FBI Special Agent Aloysius X. L. Pendergast operates far outside the Bureau’s jurisdiction and regulations. Wealthy beyond counting with highly-placed allies owing him supreme loyalty, he uses his badge to facilitate rogue and proprietary missions. His obsession is solving the murder of his wife, Helen, and his target is her brother, Dr. Judson Esterhazy. In this latest installment of the Pendergast saga by Douglas Preston and Lincoln Child, the two men are linked like Sherlock Holmes and Professor James Moriarty at Reichenbach Falls.
The action moves from the moors of Scotland to the bayous of Louisiana, from frozen Camden, Maine, to steamy Malfourche, Miss., from a plantation in St. Charles Parish to a mansion in Savannah, from government computers in Washington to a hacker’s computers in Cleveland. Preston and Child fix each setting through multiple senses: “rising tendrils of mist, which carried upward the faint smell of decomposition and swamp gas mingled with the sickly scent of overblooming heather.” They endow even the minor characters with telling dialogue: “What country you suppose he was from?” “Europe.”
Of course, the greatest effort goes to the many-layered Pendergast. He is the last of a mysterious Anglo-French New Orleans family, feared and therefore hated. He has the training of a samurai, master of hand-to-hand combat, skilled with many weapons. He has the esoteric learning of a Tibetan monk, entering the minds of others through the “heightened mental state of stong pa nyid.” He has no scruples: “I am a desperate man. ? I am operating beyond the rules. I will do anything - lie, coerce, and deceive - to force you to cooperate.” Rules are for lesser beings, hoi polloi.”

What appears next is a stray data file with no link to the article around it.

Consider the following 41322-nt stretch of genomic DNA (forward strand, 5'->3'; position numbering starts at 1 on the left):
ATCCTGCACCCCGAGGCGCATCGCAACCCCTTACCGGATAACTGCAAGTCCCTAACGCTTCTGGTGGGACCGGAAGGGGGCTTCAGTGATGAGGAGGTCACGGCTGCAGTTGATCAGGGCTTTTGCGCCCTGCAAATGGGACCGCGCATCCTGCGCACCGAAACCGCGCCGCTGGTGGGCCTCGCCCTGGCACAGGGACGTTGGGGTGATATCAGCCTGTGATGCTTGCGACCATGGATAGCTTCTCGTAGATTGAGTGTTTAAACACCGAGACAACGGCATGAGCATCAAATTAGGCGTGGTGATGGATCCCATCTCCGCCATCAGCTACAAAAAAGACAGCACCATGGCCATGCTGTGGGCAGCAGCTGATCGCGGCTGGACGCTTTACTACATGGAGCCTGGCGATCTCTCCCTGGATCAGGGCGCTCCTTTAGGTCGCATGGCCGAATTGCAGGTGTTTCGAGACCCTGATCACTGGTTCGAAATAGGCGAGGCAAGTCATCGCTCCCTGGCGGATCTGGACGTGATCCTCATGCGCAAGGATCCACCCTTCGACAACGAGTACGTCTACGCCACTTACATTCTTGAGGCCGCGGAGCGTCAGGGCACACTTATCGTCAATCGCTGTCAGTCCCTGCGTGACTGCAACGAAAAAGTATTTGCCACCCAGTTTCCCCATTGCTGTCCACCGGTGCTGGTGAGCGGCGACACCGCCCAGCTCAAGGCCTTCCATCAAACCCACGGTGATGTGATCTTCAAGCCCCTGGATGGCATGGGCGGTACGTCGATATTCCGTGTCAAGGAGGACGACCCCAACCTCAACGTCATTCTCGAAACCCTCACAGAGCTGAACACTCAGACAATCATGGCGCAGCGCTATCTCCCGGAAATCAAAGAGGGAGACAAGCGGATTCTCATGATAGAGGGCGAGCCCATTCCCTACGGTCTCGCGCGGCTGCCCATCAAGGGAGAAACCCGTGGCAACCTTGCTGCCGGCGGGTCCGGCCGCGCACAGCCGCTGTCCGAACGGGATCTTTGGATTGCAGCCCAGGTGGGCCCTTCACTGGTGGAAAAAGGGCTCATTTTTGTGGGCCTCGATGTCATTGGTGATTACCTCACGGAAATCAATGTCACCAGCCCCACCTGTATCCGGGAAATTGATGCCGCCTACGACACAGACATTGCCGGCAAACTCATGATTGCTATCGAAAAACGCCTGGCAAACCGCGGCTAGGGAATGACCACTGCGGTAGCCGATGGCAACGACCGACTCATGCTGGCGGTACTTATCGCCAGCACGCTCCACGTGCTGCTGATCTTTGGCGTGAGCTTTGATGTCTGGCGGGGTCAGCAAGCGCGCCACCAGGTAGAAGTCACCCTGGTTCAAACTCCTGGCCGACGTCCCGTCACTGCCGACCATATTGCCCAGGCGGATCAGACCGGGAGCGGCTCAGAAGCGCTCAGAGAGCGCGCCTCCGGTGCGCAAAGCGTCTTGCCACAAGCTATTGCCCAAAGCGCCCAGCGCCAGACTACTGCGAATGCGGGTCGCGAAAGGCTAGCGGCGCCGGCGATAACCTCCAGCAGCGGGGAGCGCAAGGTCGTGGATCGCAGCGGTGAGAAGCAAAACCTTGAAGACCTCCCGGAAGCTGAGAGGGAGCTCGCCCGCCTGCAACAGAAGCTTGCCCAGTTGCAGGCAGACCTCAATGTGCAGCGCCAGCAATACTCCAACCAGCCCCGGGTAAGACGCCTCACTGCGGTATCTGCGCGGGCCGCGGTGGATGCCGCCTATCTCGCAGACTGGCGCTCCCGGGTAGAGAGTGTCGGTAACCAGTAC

Although this series had many devotees, Preston and Child are an acquired taste. The prose is often ornate and overblown. The plot is literally incredible - the proof comes in the Nazi angle. The principal characters, Pendergast and Esterhazy, both have preternatural abilities - except when they must fail to permit the action to continue.
Did Preston and Child learn to write from watching “The Perils of Pauline”? And do they believe that Pendergast deserves a pardon for his crimes because they are committed in the effort to solve greater crimes?
One possible answer comes in the comment from Pendergast’s long-dead brother, Diogenes: “The day will come when we shall, all of us Pendergasts, join hands in a great family reunion in the lowest circle of hell. What a party that will be!”
By Douglas Preston and Lincoln Child
Grand Central Publishing, $26.99; 356 pp.